10 Ways to Increase Your After-Tax Investment Returns

Your investments could be doing great, but if you’re not minimizing your taxes on them, you’re throwing money out the window. Here are 10 tax-smart ways to optimize your investments.

A hand throws a paper airplane made out of money.
(Image credit: Getty Images)

Taxes are a drag. A drag on your investment return, that is. Dividends are taxable, interest income is taxable and capital gains are taxable. Your after-tax investment return – what you keep, not make, on your investment portfolio – could be lower than you think. And with tax rates probably trending higher, now is the time to get planning. After all, portfolio income when added to your other income can push you into a higher tax bracket, trigger an additional investment income tax, or cause Social Security benefits to be taxed.

Here to help are 10 fixes to help increase your after-tax investment return:

1. Use low-turnover mutual funds

Mutual funds report a “turnover ratio.” This is the rate at which a fund manager buys and sells stocks or turnovers a portfolio. The higher the turnover, the greater the likelihood for taxable capital gains distributions at the end of the calendar year.

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Consider using low turnover funds – lower than 30% – in taxable accounts. High-turnover funds belong in IRAs and 401(k)s where there are no taxes on capital gains.

2. Use index funds in taxable accounts

Index funds, such as the Vanguard Index Funds, have low turnover. There is very little buying and selling, and typically lower capital gains distributions in index funds than active funds. For that reason, index funds are good investments for taxable accounts like a brokerage account.

3. Active indexing helps even more

Active indexing is owning each individual stock in a stock index instead of buying the index mutual fund. It’s like buying all the stocks in the S&P 500 index. You do this to increase the opportunity to harvest losses in the portfolio.

In 2020 the S&P 500 Index finished positive for the year, yet there were 196 stocks in the index that had a loss (See Figure 1). In that year, any one of the 196 stocks could have been sold at a loss to offset a gain elsewhere in the portfolio. You can’t do that if you own an index mutual fund, such as the Vanguard S&P 500 Index.

When you invest in an index mutual fund, you lose the opportunity to harvest losses from the underlying stocks. In that strategy, losses are used to reduce your gains. The less you pay in taxable gains the more money you keep invested. Excess losses are carried forward indefinitely on your federal tax return. This is extremely important for those who may have to sell an asset in the future to provide income. Your future self will thank you for banking those losses.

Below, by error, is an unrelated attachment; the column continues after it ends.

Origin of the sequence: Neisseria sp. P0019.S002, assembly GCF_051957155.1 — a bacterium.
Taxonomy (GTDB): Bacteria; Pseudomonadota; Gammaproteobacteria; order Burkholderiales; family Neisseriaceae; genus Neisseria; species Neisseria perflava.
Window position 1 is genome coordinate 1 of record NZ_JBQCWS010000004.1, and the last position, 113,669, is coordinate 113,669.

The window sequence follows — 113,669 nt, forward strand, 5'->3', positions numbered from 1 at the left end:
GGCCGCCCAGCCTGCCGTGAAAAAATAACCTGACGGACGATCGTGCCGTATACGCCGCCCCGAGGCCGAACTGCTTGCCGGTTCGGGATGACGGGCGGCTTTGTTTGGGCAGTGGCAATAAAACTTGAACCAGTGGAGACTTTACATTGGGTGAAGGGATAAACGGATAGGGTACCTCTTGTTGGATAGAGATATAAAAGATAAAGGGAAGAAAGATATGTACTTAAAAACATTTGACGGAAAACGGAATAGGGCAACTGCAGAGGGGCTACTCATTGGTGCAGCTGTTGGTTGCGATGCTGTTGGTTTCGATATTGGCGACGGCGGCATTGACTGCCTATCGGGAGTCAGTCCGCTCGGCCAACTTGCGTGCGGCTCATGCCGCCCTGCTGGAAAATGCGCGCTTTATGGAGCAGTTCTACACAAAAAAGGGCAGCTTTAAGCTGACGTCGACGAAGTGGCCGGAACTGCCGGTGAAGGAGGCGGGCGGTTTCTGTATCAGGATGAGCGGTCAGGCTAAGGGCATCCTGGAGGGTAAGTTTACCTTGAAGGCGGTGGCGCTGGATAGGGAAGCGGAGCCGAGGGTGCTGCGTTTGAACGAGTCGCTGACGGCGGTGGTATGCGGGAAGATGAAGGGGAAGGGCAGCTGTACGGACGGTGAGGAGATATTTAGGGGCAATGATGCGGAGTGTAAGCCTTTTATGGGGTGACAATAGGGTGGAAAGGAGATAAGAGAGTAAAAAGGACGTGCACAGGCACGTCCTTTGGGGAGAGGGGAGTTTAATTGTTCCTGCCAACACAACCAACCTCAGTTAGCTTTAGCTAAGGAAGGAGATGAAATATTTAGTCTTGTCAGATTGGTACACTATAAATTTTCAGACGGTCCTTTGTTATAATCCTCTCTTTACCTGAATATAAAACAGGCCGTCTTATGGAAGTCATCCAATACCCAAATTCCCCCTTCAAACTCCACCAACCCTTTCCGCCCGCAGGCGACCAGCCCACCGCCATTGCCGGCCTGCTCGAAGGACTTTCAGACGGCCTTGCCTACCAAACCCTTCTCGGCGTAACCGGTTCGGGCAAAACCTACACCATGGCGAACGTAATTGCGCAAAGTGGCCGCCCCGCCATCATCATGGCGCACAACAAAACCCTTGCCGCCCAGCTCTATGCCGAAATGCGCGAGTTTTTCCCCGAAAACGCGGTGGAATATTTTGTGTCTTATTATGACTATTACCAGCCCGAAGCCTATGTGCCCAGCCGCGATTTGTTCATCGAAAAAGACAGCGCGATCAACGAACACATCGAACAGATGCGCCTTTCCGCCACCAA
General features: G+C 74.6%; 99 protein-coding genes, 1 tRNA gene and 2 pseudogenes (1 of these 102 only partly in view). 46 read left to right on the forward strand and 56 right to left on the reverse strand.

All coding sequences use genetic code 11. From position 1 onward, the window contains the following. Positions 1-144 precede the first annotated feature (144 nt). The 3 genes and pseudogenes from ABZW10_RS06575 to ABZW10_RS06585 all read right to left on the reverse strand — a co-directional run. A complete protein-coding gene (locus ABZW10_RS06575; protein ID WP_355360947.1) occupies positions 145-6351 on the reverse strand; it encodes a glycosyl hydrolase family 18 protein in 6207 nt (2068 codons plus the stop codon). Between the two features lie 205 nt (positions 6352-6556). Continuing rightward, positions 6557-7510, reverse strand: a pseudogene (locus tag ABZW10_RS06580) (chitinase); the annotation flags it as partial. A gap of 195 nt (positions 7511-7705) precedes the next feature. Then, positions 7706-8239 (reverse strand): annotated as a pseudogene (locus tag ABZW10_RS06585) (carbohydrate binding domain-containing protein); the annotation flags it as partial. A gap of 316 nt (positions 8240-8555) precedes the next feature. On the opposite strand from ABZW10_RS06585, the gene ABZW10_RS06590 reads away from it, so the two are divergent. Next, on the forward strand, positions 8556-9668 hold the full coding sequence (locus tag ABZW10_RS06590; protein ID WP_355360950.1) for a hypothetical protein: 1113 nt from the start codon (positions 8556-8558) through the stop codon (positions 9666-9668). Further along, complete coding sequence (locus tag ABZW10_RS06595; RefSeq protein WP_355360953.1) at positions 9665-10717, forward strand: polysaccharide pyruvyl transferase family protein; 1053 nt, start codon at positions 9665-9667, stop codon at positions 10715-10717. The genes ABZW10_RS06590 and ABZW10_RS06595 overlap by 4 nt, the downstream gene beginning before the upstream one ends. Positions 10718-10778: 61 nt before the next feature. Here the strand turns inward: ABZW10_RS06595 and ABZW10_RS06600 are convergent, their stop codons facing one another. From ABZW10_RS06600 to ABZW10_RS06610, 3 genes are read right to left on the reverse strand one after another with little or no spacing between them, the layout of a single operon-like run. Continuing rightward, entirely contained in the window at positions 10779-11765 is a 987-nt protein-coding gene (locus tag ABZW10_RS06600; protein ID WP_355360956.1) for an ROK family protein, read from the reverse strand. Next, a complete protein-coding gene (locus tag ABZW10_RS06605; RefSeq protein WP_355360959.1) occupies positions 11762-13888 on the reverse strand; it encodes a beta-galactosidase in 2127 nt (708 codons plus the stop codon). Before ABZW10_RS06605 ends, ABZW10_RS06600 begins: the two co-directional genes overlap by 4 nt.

Managing 500 stocks is a lot for an individual investor. I use two or three institutional money managers for my clients, or you can consider building your own index fund.

Figure 1: Owning individual issues of stock create more opportunities for tax-loss harvesting than owning a single index mutual fund.

A graph shows that in 2020, when the S&P 500 had a return of 18.4%, there were 196 companies that still showed a loss for the year.

(Image credit: Factset)

4. Look to tax-managed mutual funds for help

Tax-managed mutual funds are mutual funds available to retail investors. The difference between a tax-managed and regular mutual fund is a tax-managed fund actively employs various tax saving strategies. The manager may have a low-turnover strategy to reduce capital gains. He or she may also use tax-loss harvesting – offsetting gains with losses. Tax-managed funds are best held in taxable accounts and can help lower the taxes on your portfolio income.

5. Max out tax-friendly accounts

If you have a high-deductible plan through work, a health-savings account (HSA) is a tax-friendly place to save. The same for cash value life insurance. If you can contribute the max to your 401(k) or IRA, but still are looking for additional tax-deferral, consider making after-tax contributions if your plan allows. Some 401(k)s can take additional after-tax 401(k) contributions – beyond the regular and Roth. There is no deduction upfront, but the earnings are not taxed.

The nice thing too is you may be able to convert your after-tax contributions to a Roth 401(k). You will have to check with your 401(k) administrator. Qualified distributions from a Roth 401(k) are tax-free. The earnings are taxable upon conversion. My recent blog post explains this strategy in greater detail: The “Mega-backdoor Roth.”

6. Consider a no-load variable annuity as an option

All variable annuities allow for tax deferral. The capital gains and interest income are reinvested in the annuity. I prefer a no-load variable annuity, which can have lower costs than a traditional variable annuity. Be aware, upon withdrawal from any annuity, the gains are taxed as ordinary income. That is a trade-off you’ll have to balance – swapping capital gains today if you invested in a brokerage account vs. tax-deferral and ordinary income tax in the future.

You will have to defer long enough with a no-load annuity to make the compounding work you. For my clients, I routinely shop around for a no-load variable annuity that offers the best mix of mutual funds and lowest fees.

7. Be smart about where you hold high-yield bonds